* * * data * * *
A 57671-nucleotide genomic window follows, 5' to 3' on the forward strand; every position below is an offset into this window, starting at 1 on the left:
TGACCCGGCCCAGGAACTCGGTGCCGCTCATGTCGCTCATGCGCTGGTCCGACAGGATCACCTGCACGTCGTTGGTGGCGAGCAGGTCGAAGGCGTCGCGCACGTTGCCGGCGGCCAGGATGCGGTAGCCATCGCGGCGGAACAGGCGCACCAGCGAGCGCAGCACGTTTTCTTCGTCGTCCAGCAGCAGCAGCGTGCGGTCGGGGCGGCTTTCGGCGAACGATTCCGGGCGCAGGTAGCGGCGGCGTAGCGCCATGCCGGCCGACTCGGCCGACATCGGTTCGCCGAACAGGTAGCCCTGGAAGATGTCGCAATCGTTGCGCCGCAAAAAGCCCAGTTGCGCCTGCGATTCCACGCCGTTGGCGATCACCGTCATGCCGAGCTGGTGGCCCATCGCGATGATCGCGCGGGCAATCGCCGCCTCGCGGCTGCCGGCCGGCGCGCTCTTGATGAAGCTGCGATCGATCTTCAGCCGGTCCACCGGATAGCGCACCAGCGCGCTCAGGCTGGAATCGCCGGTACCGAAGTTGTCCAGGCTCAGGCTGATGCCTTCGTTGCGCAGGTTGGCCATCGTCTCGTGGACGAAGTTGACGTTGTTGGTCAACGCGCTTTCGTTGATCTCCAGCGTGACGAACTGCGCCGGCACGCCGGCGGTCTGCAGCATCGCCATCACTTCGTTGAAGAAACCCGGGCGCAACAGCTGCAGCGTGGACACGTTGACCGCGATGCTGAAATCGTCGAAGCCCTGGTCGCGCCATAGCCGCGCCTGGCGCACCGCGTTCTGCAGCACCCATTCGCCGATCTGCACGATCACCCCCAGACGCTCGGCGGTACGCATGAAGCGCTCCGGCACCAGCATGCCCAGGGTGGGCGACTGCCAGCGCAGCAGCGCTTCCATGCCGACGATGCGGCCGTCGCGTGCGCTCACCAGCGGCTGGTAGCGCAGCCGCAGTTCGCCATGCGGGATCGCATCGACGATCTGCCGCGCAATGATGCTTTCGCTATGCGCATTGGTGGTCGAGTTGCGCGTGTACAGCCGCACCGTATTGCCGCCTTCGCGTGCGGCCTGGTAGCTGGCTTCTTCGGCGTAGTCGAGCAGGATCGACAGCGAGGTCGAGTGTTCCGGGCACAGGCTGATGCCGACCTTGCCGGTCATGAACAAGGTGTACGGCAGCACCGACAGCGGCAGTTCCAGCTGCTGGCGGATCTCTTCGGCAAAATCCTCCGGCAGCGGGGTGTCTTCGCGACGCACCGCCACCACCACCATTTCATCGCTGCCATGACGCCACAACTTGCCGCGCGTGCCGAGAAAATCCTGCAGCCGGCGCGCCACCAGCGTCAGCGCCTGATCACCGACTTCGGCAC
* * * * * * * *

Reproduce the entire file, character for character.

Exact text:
A 57671-nucleotide genomic window follows, 5' to 3' on the forward strand; every position below is an offset into this window, starting at 1 on the left:
TGACCCGGCCCAGGAACTCGGTGCCGCTCATGTCGCTCATGCGCTGGTCCGACAGGATCACCTGCACGTCGTTGGTGGCGAGCAGGTCGAAGGCGTCGCGCACGTTGCCGGCGGCCAGGATGCGGTAGCCATCGCGGCGGAACAGGCGCACCAGCGAGCGCAGCACGTTTTCTTCGTCGTCCAGCAGCAGCAGCGTGCGGTCGGGGCGGCTTTCGGCGAACGATTCCGGGCGCAGGTAGCGGCGGCGTAGCGCCATGCCGGCCGACTCGGCCGACATCGGTTCGCCGAACAGGTAGCCCTGGAAGATGTCGCAATCGTTGCGCCGCAAAAAGCCCAGTTGCGCCTGCGATTCCACGCCGTTGGCGATCACCGTCATGCCGAGCTGGTGGCCCATCGCGATGATCGCGCGGGCAATCGCCGCCTCGCGGCTGCCGGCCGGCGCGCTCTTGATGAAGCTGCGATCGATCTTCAGCCGGTCCACCGGATAGCGCACCAGCGCGCTCAGGCTGGAATCGCCGGTACCGAAGTTGTCCAGGCTCAGGCTGATGCCTTCGTTGCGCAGGTTGGCCATCGTCTCGTGGACGAAGTTGACGTTGTTGGTCAACGCGCTTTCGTTGATCTCCAGCGTGACGAACTGCGCCGGCACGCCGGCGGTCTGCAGCATCGCCATCACTTCGTTGAAGAAACCCGGGCGCAACAGCTGCAGCGTGGACACGTTGACCGCGATGCTGAAATCGTCGAAGCCCTGGTCGCGCCATAGCCGCGCCTGGCGCACCGCGTTCTGCAGCACCCATTCGCCGATCTGCACGATCACCCCCAGACGCTCGGCGGTACGCATGAAGCGCTCCGGCACCAGCATGCCCAGGGTGGGCGACTGCCAGCGCAGCAGCGCTTCCATGCCGACGATGCGGCCGTCGCGTGCGCTCACCAGCGGCTGGTAGCGCAGCCGCAGTTCGCCATGCGGGATCGCATCGACGATCTGCCGCGCAATGATGCTTTCGCTATGCGCATTGGTGGTCGAGTTGCGCGTGTACAGCCGCACCGTATTGCCGCCTTCGCGTGCGGCCTGGTAGCTGGCTTCTTCGGCGTAGTCGAGCAGGATCGACAGCGAGGTCGAGTGTTCCGGGCACAGGCTGATGCCGACCTTGCCGGTCATGAACAAGGTGTACGGCAGCACCGACAGCGGCAGTTCCAGCTGCTGGCGGATCTCTTCGGCAAAATCCTCCGGCAGCGGGGTGTCTTCGCGACGCACCGCCACCACCACCATTTCATCGCTGCCATGACGCCACAACTTGCCGCGCGTGCCGAGAAAATCCTGCAGCCGGCGCGCCACCAGCGTCAGCGCCTGATCACCGACTTCGGCAC